Kwanzaa is a celebration of life and the up life of human beings based on the principles of African culture. It is celebrated by some African Americans between December 26 and January 1, and is a week long celebration.
Kwanzaa was created in 1966 by Dr. Mulana Karenga/Ron Karenga (born Ron Everett), a professor and chair of the Department of Black Studies at California State University, Long Beach.
Karenga is an author and activist who stressed the indispensable need to preserve, continually revitalize and promote American culture through African rituals. Dr. Karenga is chairperson of the organization US.
Kwanzaa was established in aftermath of the Watts, California Watts Riots. This series of riots was due to police brutality viewed by citizens. Black Liberation, Black Freedom Movement the 1960s, and reflects that movement's concerns for African-American cultural groundedness in thought and practice (commonly referred to as 'black pride'), and the community and self-determination associated with this.
Kwanzaa is not a religious holiday, but a cultural one, a syncretic festival, based on various elements of the first harvest celebrations that are widely celebrated in Africa, as in the rest of the world.
Each of the days symbolizes one of the "Seven Principles (Nguzu Saba) of Blackness":
Ujima (Collective Work and Responsibility)
Ujamaa (Cooperative Economics)
Kwanzaa (or Kwaanza) is a week-long Pan-African secular holiday primarily honoring African-American heritage. It is observed from December 26 to January 1 each year, almost exclusively in the United States. Kwanzaa consists of seven days of celebration, featuring activities such as candle-lighting and pouring of libations, and culminating in a feast and gift-giving.
Kwanzaa derives its name from the Swahili phrase matunda ya kwanza, meaning "first fruits". An additional "a" was added to Swahili "kwanza" so that the word would have seven letters, one for each of the seven principles. The choice of Swahili, an East African language, reflects its status as a symbol of Pan-Africanism, especially in the 1960s, though most African-Americans have West African ancestry. An additional "a" was added to "Kwanza" so that the word would have seven letters. At the time there were seven children in Karenga's United Slaves Organization, each wanted to represent one of the letters in Kwanzaa Also, the name was meant to have a letter for each of what Karenga called the "Seven Principles of Blackness". Kwanzaa is also sometimes spelled "kwaanza".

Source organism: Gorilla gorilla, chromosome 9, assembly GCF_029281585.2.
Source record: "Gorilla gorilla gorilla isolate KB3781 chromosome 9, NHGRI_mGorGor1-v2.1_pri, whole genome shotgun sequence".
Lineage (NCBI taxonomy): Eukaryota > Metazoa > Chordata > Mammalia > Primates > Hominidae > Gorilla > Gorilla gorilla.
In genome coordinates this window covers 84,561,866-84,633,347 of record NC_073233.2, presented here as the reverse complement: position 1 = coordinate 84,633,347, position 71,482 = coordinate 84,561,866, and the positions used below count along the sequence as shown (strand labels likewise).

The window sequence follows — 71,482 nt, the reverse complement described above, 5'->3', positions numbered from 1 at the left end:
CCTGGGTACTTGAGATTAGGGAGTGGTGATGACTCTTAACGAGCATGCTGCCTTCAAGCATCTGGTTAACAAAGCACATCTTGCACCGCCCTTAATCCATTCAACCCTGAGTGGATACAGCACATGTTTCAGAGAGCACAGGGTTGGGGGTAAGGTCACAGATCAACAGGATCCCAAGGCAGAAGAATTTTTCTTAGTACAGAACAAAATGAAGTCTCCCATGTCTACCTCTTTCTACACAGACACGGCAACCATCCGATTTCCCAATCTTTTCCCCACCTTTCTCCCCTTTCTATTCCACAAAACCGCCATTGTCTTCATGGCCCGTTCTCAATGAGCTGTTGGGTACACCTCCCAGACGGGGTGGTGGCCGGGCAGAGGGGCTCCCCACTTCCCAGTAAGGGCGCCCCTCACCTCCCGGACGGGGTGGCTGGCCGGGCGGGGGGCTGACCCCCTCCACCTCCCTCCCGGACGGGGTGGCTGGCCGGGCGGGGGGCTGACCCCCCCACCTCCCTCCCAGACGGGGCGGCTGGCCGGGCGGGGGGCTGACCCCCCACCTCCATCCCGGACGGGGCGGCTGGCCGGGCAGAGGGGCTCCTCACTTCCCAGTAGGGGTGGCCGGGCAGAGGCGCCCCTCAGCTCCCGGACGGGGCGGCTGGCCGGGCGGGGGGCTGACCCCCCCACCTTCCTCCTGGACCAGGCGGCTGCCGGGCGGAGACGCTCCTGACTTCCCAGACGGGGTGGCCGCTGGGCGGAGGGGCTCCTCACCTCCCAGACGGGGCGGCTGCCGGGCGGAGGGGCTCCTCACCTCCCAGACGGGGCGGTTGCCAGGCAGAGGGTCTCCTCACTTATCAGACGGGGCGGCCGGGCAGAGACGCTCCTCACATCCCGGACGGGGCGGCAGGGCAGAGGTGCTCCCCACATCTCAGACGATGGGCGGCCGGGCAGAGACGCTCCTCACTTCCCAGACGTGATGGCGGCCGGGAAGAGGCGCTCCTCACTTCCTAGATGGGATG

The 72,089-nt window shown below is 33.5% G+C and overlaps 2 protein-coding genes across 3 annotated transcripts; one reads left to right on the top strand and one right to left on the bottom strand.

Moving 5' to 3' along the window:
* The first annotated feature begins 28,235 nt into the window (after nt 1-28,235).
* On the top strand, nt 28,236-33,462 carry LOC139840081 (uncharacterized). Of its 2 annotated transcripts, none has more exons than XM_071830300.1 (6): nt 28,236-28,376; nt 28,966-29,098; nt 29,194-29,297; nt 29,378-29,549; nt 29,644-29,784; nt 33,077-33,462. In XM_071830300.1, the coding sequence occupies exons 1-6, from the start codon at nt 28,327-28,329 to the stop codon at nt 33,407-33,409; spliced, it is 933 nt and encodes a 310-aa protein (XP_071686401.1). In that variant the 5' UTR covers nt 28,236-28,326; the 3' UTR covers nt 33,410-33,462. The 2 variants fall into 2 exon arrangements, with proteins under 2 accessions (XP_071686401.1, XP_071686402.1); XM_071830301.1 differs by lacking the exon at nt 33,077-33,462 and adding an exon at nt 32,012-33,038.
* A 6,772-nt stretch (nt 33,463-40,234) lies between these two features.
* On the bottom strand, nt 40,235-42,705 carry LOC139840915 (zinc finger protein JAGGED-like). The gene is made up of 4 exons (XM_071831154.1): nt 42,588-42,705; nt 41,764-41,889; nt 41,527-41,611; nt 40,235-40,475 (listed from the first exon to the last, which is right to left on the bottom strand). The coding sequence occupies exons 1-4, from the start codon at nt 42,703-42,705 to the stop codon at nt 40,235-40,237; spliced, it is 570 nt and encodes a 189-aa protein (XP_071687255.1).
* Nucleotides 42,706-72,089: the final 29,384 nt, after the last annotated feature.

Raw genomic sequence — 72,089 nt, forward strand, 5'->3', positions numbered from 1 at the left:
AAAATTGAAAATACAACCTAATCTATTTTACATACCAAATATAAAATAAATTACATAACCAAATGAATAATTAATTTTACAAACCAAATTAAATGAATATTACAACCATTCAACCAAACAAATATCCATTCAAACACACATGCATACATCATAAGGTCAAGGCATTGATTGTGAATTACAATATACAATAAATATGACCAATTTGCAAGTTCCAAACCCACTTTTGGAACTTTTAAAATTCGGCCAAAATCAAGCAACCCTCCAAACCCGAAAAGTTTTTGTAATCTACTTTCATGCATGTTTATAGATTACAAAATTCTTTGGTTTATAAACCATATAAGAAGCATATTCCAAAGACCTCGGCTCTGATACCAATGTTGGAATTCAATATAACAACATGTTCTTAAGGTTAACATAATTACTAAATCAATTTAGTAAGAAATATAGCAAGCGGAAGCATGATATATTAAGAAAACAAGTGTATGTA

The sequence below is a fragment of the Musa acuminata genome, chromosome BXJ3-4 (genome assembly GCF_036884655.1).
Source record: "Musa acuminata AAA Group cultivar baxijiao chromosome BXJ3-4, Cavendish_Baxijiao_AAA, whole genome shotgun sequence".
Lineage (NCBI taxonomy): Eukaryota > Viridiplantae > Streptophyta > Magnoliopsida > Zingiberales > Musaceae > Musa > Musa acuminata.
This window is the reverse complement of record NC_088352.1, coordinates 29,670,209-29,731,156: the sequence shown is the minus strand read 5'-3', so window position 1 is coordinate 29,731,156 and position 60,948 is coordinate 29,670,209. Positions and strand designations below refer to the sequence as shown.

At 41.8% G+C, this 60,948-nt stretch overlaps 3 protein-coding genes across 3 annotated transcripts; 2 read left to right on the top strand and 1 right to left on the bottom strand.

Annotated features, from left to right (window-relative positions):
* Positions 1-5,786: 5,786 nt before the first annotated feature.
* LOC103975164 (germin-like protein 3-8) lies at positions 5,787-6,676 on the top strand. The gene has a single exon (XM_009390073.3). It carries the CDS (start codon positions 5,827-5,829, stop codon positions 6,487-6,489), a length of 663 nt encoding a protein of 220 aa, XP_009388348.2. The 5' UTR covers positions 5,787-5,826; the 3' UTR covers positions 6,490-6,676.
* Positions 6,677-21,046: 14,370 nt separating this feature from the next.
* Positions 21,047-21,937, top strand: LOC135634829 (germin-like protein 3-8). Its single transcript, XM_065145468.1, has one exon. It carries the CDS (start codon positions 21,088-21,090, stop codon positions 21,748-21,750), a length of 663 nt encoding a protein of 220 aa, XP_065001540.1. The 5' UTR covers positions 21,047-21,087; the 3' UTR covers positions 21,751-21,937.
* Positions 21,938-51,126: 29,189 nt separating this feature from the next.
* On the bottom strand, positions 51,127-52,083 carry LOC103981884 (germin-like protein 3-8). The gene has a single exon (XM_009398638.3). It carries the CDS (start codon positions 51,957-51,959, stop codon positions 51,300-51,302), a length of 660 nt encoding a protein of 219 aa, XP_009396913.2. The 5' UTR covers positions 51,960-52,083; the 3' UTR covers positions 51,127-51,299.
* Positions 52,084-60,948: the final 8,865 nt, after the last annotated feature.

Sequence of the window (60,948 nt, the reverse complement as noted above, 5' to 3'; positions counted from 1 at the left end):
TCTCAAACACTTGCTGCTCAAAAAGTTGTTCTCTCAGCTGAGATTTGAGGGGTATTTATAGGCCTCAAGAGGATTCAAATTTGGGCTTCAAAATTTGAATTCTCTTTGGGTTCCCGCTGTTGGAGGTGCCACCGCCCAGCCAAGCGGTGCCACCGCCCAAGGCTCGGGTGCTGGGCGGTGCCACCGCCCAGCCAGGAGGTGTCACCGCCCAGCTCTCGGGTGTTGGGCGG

Kwanzaa was founded by Ron Karenga, and first celebrated from December 26, 1966, to January 1, 1967. Karenga calls Kwanzaa the African American branch of "first fruits" celebrations of classical African cultures. It is a celebration that has its roots in the civil rights era of the 1960s, and was established as a means to help African Americans reconnect with what Karenga characterized as their African cultural and historical heritage by uniting in meditation and study around principles that have their putative origins in what Karenga asserts are "African traditions" and "common humanist principles."
In 1967, a year after Karenga proposed this new holiday, he publicly espoused the view that "Jesus was psychotic" and that Christianity was a white religion that blacks should shun. However, as Kwanzaa gained mainstream adherents, Karenga altered his position so as not to alienate practicing Christians, then stating in the 1997 Kwanzaa: A Celebration of Family, Community, and Culture, "Kwanzaa was not created to give people an alternative to their own religion or religious holiday."
The first Kwanzaa stamp was issued by the United States Postal Service on October 22, 1067 at the Natural History Museum in Los Angeles, California. In 2004 a second Kwanzaa stamp, created by artist Daniel Minter was issued which has seven figures in colorful robes symbolizing the seven principles.
Families celebrating Kwanzaa decorate their households with objects of art, colorful African cloth, especially the wearing of the Uwole by women, and fresh fruits that represent African idealism. It is customary to include children in Kwanzaa ceremonies and to give respect and gratitude to ancestors. Libations are shared, generally with a common chalice, "Kikombe cha Umoja" passed around to all celebrants.
A model Kwanzaa ceremony is described as a ceremony which includes drumming and musical selections, libations, a reading of the "African Pledge" and the Principles of Blackness, reflection on the Pan-African colors, a discussion of the African principle of the day or a chapter in African history, a candle-lighting ritual, artistic performance, and, finally, a feast. The greeting for each day of Kwanzaa is "Habari Gani", Swahili words for "What's the News?"
At first, observers of Kwanzaa eschewed the mixing of the holiday or its symbols, values and practice with other holidays. They felt that doing so would violate the principle of kujichagulia (self-determination) and thus violate the integrity of the holiday, which is partially intended as a reclamation of important African values.
Today, many African-American families celebrate Kwanzaa along with Christmas and New Year's. Frequently, both Christmas trees and kinaras, the traditional candle holder symbolic of African-American roots, share space in kwanzaa celebrating households. To them, Kwanzaa is an opportunity to incorporate elements of their particular ethnic heritage into holiday observances and celebrations of Christmas. Read more ...
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